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Elizabeth Sandifer

Elizabeth Sandifer created Eruditorum Press. She’s not really sure why she did that, and she apologizes for the inconvenience. She currently writes Last War in Albion, a history of the magical war between Alan Moore and Grant Morrison. She used to write TARDIS Eruditorum, a history of Britain told through the lens of a ropey sci-fi series. She also wrote Neoreaction a Basilisk, writes comics these days, and has ADHD so will probably just randomly write some other shit sooner or later. Support Elizabeth on Patreon.


  1. Kate
    January 4, 2016 @ 10:50 am

    I cannot believe that was a genuine cover for the novel. And yet, if Google is to be believed, it was.


  2. Doug Muir
    January 4, 2016 @ 1:29 pm

    A point I noticed years ago, but that AFAIK no reviewer ever picked up on: It’s mentioned that Gurgeh is about 65 years old (which is early adulthood in the Culture, where everyone lives to be 400 or so). And a hundred or so pages later, it’s mentioned in an offhand way that the Culture first met Azad “about seventy years ago”.

    I always thought this was, as Uncle Karl said, no coincidence: I took it to suggest that Gurgeh was not just a game piece but a living weapon, designed from birth and manipulated by the Minds to become the game piece that could break Azad. You know it’s just the sort of thing they’d do.

    Doug M.


    • Anzhr
      January 4, 2016 @ 4:03 pm


      Actually, “Just The Sort of Thing We’d Do” would be a good name for a GSV.


      • Kalyarn
        January 20, 2016 @ 5:48 pm

        God, yes, that’s perfect.


    • triturus
      January 4, 2016 @ 7:09 pm

      Gurgeh asks if the Minds have done this to him at the end, when he finds out that they always thought he would win. The drone says that they haven’t, but I’m not sure you’re meant to believe it.


  3. Aylwin
    January 18, 2016 @ 8:11 pm

    Finally getting here…

    I’m not sure that the analogy about the Minds acting like game-players is necessarily meant a criticism. There’s an exchange in Use of Weapons where Beychae says of the bad guys that in contrast to the Culture, “At least they’re involved – it isn’t just a game to them”, and Zakalwe says no, that’s exactly what it is, “The difference is that the Culture’s Minds know to take their games seriously”. My feeling is that Banks doesn’t regard that resonance of the Minds’ dealings with more limited beings as particularly a bad thing.

    It’s an interesting thought, though, given that in general this is Banks’s most unambiguously “Yay the Culture!” book.

    Also, give or take the special case of The State of the Art, his most intensely political, and his most politically radical, given the revolutionary implications of critiquing electoral politics right alongside capitalism as games which are nominally open to the equal competition of all-comers and reflective of underlying reality in their forms and outcomes, but which are in reality rigged by privilege and unavoidably act as mechanisms channelling their participants into pernicious patterns of thought and behaviour, thus exposing their claims to representation of reality as self-fulfilling prophecies driven by circular logic.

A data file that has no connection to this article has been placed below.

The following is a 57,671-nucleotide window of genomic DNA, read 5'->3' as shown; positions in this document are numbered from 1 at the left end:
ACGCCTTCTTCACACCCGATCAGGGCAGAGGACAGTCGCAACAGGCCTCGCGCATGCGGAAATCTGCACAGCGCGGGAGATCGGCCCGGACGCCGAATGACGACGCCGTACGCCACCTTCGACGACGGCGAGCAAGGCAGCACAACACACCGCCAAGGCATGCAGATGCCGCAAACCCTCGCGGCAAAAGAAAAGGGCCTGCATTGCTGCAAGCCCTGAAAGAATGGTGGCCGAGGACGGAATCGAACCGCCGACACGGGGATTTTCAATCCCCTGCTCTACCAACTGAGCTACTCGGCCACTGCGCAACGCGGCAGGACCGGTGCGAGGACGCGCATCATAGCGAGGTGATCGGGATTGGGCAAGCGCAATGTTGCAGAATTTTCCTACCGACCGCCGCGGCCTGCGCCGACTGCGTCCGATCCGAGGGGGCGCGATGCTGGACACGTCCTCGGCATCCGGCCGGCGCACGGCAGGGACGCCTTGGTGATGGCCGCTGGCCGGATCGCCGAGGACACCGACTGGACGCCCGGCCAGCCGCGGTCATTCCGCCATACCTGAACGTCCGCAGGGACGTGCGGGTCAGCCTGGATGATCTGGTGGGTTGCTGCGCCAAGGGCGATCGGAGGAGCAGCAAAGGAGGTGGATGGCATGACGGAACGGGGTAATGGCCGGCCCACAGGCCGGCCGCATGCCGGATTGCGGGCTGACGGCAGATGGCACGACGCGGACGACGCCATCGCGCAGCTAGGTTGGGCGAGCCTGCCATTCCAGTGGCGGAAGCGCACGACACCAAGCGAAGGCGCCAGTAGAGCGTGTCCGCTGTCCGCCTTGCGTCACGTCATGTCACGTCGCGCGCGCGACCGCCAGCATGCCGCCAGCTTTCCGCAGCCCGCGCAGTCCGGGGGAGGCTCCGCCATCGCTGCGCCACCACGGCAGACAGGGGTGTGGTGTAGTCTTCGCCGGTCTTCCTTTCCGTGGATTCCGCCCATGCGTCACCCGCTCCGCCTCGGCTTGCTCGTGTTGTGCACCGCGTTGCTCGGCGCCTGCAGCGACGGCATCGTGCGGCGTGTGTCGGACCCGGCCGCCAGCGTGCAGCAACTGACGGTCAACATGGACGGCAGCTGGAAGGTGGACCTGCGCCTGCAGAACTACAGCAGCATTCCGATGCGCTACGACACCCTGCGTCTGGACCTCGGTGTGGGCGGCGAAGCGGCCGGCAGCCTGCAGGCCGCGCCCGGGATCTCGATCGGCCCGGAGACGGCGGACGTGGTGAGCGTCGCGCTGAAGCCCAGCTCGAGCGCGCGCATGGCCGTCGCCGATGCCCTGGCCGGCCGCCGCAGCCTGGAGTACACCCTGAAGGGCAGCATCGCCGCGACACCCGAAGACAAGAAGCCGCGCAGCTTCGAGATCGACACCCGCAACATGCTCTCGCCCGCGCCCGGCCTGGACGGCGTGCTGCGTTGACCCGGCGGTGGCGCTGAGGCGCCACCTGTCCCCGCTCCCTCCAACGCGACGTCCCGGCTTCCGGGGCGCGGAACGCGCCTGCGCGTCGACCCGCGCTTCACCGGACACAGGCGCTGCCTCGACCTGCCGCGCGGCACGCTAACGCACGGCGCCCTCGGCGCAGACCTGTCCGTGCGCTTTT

It’s a great achievement of serious idea-driven science fiction, but one I have never quite been able to love the way I do other, sometimes more flawed books of his.

    It does, I think, have at least one serious objective flaw – it never indicates how what Gurgeh has done has “discredited” Azad, since we know that everybody outside the inner circle has been fed a fictitious version of events in which Gurgeh was defeated before the final stages and the competition continued on its way. So as far as we know, the empire at large is oblivious to what has happened. The only thing which might work to bring about the collapse of the empire is what Nicosar does, and that is neither planned nor anticipated by the Culture, while bringing about that effect would not require involving Gurgeh or discrediting the game in the first place. Presumably the Culture have recorded events on the Fire Planet and could disseminate these recordings, but nothing is said to indicate this is intended, and it might not be easy to convince people in the face of an already established official version.

    I think it’s more than a nit-pick, because when the whole point of the plot is the initiation of revolution by discrediting a system of thought and social organisation, how that is accomplished is kind of fundamental.


  4. Kalyarn
    January 20, 2016 @ 5:53 pm

    Love that you’re doing the Culture books. I’m halfway through Hydrogen Sonata now…I didn’t start reading them until after Banks’s passing, and I’d held off on HS for awhile as I didn’t want it to end. I keep trying to get people to read them, though I’ve learned my lesson to recommend Player instead of Phlebas, although I started with Phlebas and really enjoyed it.


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